May 13, 2023
Spring in the Heartlands
My day began over twelve hours ago at the Denver airport. A short flight later I touched down in Kentucky, just across the Ohio River from Cincinnati. Then an hour or two of driving brought me to Hoosier Hill, Indiana’s wooded high point. It was a lot of states for one Saturday.
Now I was driving through lush green fields and small towns somewhere in west/central Ohio. Destination? Bellefontaine.
There’s something incredibly arbitrary about seeking out state high points. They bring you to what feels like entirely random places. Lone Pine, California. Millinocket, Maine. Seneca Rocks, West Virginia. Would I have ever visited any of these places if they weren’t adjacent to high points? Almost certainly not. But I am always glad I did. High-pointing tends to lead to more intimate and unique experiences than just visiting a state’s largest city or most famous attractions.
It’s only an hour and 45 minutes between Indiana and Ohio’s high points. I wasn’t expecting much from the drive. But it brought me through some super cute small towns. I stopped for lunch in Versailles, Ohio (pronounced Ver-SALES). The local hotel’s restaurant/bar was buzzing with activity.
Around 6 pm, I arrived in Bellefontaine. Just beyond the center of town sits the Ohio High Point Career Center. The state’s highest point just happens to sit on the campus of a community college. Now, just to recap what we’ve learned about my idea of a fun Saturday: I flew a third of the way across the country to spend several hours driving to a deserted college campus.
A feeling of relief flooded over me as I drove through the gates of the community college. There’s a good deal of confusion surrounding when exactly these gates are open or closed. My understanding is, Monday-Saturday during reasonable hours, you can usually get in. If it’s closed, there is supposedly a pedestrian gate that tends to remain open.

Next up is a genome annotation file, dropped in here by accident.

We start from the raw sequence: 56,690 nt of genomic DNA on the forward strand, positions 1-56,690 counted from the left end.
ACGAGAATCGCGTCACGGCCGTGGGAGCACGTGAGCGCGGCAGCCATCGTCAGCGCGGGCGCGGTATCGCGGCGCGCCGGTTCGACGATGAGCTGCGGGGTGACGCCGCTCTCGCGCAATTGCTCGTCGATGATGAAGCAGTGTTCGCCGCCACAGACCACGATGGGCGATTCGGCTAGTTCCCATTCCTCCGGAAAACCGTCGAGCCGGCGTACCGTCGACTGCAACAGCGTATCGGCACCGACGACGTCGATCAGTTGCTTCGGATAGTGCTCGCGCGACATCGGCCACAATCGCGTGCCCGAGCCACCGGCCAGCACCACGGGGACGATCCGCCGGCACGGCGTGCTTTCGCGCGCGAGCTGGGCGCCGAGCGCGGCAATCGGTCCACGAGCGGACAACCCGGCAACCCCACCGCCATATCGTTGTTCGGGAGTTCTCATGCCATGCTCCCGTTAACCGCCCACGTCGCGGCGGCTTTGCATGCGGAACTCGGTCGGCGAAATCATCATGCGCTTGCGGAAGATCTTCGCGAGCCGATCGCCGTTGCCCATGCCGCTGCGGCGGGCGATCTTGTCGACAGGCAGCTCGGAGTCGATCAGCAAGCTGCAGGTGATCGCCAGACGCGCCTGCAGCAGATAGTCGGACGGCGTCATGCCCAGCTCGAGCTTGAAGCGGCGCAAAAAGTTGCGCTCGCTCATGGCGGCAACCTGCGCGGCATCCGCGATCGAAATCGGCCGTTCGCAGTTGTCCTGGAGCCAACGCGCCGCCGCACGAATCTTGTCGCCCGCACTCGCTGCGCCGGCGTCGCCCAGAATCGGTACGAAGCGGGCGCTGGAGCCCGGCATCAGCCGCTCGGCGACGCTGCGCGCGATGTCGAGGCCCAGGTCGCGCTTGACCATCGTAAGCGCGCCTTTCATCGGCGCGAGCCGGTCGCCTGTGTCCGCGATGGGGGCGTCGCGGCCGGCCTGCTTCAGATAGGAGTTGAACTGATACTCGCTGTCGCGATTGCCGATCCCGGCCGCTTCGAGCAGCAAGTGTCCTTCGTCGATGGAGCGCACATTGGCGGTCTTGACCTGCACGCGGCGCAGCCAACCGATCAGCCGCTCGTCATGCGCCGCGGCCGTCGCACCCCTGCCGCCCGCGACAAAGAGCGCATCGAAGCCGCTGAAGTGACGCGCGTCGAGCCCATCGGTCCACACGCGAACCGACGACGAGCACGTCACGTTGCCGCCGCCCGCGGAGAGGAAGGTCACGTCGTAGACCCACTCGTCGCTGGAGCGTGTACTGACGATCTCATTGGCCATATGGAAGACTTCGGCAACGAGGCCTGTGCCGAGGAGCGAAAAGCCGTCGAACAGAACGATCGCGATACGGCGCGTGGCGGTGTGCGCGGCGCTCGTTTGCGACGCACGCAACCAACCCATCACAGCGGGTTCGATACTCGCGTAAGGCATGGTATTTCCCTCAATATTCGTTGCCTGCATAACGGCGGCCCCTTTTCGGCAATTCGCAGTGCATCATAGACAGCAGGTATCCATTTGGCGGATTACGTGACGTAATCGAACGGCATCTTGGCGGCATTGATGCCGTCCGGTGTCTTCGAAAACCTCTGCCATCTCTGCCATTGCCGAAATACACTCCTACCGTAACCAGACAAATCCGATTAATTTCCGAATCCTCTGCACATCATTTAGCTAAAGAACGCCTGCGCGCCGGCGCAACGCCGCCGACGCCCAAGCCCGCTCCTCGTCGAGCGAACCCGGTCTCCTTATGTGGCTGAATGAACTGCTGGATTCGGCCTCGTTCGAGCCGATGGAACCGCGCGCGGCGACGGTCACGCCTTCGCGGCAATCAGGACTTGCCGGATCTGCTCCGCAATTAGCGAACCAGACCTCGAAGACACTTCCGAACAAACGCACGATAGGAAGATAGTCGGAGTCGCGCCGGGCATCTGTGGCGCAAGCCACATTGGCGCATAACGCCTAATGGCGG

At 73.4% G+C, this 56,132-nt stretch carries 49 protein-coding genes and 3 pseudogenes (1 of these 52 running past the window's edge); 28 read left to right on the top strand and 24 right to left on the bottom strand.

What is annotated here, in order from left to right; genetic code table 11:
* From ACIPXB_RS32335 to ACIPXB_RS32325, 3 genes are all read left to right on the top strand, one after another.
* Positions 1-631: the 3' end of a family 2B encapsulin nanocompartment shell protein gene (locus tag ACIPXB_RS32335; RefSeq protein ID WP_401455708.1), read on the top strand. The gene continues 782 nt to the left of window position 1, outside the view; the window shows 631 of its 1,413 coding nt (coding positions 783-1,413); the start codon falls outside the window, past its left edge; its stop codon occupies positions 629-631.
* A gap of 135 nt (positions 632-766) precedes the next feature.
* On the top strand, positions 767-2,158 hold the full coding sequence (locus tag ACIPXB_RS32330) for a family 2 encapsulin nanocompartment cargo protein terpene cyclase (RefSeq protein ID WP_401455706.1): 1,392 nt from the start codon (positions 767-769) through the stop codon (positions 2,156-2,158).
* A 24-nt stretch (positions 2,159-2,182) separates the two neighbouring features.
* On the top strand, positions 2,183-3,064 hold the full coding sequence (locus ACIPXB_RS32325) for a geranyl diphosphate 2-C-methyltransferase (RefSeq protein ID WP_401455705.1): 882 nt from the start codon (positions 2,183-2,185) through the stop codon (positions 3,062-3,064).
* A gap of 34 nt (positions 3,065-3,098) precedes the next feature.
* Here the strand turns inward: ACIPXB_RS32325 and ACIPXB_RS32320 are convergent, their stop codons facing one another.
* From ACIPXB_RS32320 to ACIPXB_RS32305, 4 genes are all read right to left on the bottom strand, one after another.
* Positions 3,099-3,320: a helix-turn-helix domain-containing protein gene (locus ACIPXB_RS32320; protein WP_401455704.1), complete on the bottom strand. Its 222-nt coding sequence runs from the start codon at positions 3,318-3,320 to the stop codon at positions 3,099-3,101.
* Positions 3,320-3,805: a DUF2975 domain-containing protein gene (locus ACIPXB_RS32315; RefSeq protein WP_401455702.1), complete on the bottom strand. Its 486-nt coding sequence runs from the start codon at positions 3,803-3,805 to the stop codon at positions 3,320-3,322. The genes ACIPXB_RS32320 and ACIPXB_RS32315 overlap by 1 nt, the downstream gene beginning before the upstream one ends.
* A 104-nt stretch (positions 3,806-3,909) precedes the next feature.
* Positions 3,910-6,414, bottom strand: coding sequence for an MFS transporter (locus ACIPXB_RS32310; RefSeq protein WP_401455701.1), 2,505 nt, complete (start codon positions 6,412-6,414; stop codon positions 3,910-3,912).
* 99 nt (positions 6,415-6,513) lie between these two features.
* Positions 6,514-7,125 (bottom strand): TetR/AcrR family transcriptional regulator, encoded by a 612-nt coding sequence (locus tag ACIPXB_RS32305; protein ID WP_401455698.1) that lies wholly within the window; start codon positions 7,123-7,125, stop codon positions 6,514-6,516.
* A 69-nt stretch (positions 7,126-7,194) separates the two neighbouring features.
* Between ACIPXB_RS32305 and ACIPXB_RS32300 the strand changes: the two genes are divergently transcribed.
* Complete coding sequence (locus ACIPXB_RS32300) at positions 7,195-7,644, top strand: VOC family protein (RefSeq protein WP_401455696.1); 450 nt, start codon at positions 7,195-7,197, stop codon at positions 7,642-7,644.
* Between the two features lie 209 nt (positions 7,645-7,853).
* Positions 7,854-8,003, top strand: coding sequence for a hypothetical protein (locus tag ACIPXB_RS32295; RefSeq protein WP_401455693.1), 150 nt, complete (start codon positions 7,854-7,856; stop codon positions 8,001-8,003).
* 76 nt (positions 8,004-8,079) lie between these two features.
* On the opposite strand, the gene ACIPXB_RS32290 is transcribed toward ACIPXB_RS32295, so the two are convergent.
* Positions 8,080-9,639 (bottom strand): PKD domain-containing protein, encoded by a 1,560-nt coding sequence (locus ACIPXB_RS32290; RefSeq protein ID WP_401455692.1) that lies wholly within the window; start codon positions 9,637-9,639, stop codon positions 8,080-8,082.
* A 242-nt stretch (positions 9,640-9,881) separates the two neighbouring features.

I drove through to the top of the hill. Unlike Indiana’s high point, you can actually discern a hill here. The grass slopes up to the summit. That said, you would never realize you were standing on the state’s highest point without being told. The views do not reach particularly far.
Soon I parked near the official high point. This “hike” is perhaps the shortest of all high points. You walk maybe 15 feet.
You can drive to the summit of numerous state high points. Or often quite near the summit. That doesn’t necessarily make them underwhelming. The highest drivable high point is Hawaii’s Mauna Kea, over 13,800′ above sea level. And those views are spectacular. That said, Campbell Hill does seem (charmingly?) underwhelming. It rises perhaps 50-100 feet above its surroundings. The views include a truck stop.
Campbell Hill’s military legacy
Prior to serving as a community college, Campbell Hill hosted a small airforce presence. The buildings surrounding the high point were built by the military to support the nation’s radar defense system. The site served this function throughout the 1950s and 1960s.
Sure enough, a radio dish continues to swirl about near the high point’s summit. Between the dish and the tall buildings, this definitely felt like the most developed of the high points I’d visited.
I had the place to myself for about 20 minutes, before a family arrived. Then I got back into the car and drove to Dayton for the evening. I’d have one more day in Ohio before flying further east for a work trip. I was excited to visit King’s Island in the morning, and then spend Sunday evening in Cincinnati. But technically speaking, in terms of my time in Ohio, it was all downhill from here.